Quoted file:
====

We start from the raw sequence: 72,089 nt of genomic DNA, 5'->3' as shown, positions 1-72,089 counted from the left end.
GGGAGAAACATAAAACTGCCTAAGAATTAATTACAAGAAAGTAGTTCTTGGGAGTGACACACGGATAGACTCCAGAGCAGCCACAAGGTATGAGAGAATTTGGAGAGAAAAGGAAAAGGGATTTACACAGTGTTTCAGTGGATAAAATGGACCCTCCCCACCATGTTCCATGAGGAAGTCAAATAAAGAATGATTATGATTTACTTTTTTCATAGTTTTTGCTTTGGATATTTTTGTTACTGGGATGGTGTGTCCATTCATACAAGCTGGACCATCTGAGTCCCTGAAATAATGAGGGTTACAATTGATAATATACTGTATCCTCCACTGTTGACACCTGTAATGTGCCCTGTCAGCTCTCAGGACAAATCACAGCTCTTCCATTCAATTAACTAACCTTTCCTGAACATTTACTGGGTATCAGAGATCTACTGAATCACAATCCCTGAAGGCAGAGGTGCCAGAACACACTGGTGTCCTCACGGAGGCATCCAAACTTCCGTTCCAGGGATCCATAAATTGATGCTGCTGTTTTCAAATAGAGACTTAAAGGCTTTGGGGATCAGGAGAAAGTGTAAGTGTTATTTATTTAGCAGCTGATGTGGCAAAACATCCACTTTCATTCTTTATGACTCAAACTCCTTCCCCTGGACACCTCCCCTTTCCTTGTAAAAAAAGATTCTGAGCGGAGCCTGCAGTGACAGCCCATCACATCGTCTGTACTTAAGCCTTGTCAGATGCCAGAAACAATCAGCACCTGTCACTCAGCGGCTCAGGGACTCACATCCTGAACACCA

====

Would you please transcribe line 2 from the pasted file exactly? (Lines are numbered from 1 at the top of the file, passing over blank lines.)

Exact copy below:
GGGAGAAACATAAAACTGCCTAAGAATTAATTACAAGAAAGTAGTTCTTGGGAGTGACACACGGATAGACTCCAGAGCAGCCACAAGGTATGAGAGAATTTGGAGAGAAAAGGAAAAGGGATTTACACAGTGTTTCAGTGGATAAAATGGACCCTCCCCACCATGTTCCATGAGGAAGTCAAATAAAGAATGATTATGATTTACTTTTTTCATAGTTTTTGCTTTGGATATTTTTGTTACTGGGATGGTGTGTCCATTCATACAAGCTGGACCATCTGAGTCCCTGAAATAATGAGGGTTACAATTGATAATATACTGTATCCTCCACTGTTGACACCTGTAATGTGCCCTGTCAGCTCTCAGGACAAATCACAGCTCTTCCATTCAATTAACTAACCTTTCCTGAACATTTACTGGGTATCAGAGATCTACTGAATCACAATCCCTGAAGGCAGAGGTGCCAGAACACACTGGTGTCCTCACGGAGGCATCCAAACTTCCGTTCCAGGGATCCATAAATTGATGCTGCTGTTTTCAAATAGAGACTTAAAGGCTTTGGGGATCAGGAGAAAGTGTAAGTGTTATTTATTTAGCAGCTGATGTGGCAAAACATCCACTTTCATTCTTTATGACTCAAACTCCTTCCCCTGGACACCTCCCCTTTCCTTGTAAAAAAAGATTCTGAGCGGAGCCTGCAGTGACAGCCCATCACATCGTCTGTACTTAAGCCTTGTCAGATGCCAGAAACAATCAGCACCTGTCACTCAGCGGCTCAGGGACTCACATCCTGAACACCA